Moral Worth and Consciousness: In Defense of a Value-Secured Reliability Theory

Download Edit this record How to cite View on PhilPapers
What minimal role—if any—must consciousness of morally significant information play in an account of moral worth? According to one popular view, a right action is morally worthy only if the agent is conscious (in some sense) of the facts that make it right. I argue against this consciousness condition and close cousins of it. As I show, consciousness of such facts requires much more sophistication than writers typically suggest—this condition would bar from moral worth most ordinary, intuitively morally worthy agents. Moreover, I show that the attraction to this flavor of consciousness condition rests on mistaken assumptions about what is required for a right act to be non-accidentally right and attributable to the agent. Drawing some lessons from the discussion, I defend a Value-Secured Reliability Theory of Moral Worth and show how a minimal yet indispensable role for consciousness falls out from it. On this independently plausible theory, an action can be morally worthy even when the agent is unaware of the right-making features of her action.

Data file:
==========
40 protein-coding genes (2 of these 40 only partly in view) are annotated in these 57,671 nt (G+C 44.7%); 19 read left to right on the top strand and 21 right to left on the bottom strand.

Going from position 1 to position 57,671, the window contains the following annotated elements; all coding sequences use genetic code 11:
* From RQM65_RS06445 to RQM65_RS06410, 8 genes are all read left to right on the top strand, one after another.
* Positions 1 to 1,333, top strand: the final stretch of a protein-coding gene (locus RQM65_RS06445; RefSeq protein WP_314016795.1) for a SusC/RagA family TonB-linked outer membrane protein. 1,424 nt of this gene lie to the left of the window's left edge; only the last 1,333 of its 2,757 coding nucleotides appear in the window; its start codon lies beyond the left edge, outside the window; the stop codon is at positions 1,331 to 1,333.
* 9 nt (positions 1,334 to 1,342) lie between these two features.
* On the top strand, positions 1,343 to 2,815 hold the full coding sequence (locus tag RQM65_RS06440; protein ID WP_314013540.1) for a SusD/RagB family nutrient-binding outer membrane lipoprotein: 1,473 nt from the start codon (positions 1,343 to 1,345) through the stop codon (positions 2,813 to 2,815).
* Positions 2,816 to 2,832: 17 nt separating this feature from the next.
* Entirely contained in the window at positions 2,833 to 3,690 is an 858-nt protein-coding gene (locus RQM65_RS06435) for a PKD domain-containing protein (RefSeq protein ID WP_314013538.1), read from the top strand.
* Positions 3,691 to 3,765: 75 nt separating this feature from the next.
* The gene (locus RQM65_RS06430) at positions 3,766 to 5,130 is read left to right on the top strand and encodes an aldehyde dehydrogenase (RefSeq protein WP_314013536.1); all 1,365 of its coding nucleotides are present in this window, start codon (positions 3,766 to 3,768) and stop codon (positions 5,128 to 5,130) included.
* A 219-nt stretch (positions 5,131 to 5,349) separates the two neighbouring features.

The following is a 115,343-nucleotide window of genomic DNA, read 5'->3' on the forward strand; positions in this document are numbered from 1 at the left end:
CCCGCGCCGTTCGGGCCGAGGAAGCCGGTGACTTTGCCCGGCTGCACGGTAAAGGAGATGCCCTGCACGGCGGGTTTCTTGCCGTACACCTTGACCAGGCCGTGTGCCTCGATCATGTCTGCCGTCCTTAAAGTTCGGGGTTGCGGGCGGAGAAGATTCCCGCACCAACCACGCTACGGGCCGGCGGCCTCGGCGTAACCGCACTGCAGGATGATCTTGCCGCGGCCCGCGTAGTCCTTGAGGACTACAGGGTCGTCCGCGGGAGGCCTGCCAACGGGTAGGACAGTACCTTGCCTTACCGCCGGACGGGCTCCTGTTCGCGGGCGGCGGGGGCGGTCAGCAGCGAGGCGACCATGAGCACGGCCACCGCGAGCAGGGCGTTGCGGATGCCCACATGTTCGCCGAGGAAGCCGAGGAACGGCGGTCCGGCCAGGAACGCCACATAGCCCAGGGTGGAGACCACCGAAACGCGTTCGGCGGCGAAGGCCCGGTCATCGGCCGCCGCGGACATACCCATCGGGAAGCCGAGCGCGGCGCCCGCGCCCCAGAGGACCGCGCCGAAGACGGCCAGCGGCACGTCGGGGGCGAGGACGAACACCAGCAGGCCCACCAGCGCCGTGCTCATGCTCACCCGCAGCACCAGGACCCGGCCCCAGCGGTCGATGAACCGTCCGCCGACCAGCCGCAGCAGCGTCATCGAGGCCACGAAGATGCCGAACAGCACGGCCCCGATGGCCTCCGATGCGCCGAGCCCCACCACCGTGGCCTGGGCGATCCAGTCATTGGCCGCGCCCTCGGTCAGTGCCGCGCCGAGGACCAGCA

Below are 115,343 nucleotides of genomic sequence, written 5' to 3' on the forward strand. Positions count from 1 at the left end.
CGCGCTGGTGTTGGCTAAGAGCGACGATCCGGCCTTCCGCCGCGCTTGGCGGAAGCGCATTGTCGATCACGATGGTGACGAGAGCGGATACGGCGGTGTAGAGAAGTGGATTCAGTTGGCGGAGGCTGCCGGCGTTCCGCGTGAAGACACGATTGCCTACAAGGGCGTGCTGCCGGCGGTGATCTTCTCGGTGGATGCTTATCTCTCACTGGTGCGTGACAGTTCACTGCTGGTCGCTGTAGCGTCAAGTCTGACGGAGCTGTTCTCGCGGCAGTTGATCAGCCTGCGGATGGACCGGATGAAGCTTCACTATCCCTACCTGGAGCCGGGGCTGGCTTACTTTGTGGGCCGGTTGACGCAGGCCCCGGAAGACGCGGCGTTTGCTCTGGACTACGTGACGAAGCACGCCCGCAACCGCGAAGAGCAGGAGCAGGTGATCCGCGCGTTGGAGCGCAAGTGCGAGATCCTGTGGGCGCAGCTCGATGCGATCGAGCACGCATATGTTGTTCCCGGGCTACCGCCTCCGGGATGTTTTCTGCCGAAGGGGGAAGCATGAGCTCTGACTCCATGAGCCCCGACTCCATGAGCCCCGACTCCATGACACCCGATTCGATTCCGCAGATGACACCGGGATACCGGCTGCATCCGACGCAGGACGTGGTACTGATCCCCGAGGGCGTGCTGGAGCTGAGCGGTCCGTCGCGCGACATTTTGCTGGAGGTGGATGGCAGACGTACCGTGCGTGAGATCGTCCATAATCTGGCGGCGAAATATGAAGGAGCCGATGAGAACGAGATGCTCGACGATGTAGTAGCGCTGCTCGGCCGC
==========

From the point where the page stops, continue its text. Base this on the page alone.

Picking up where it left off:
PhilPapers/Archive ID
Upload history
Archival date: 2019-11-04
View other versions
Added to PP index

Total views
147 ( #37,788 of 64,134 )

Recent downloads (6 months)
27 ( #26,244 of 64,134 )

How can I increase my downloads?

Downloads since first upload
This graph includes both downloads from PhilArchive and clicks on external links on PhilPapers.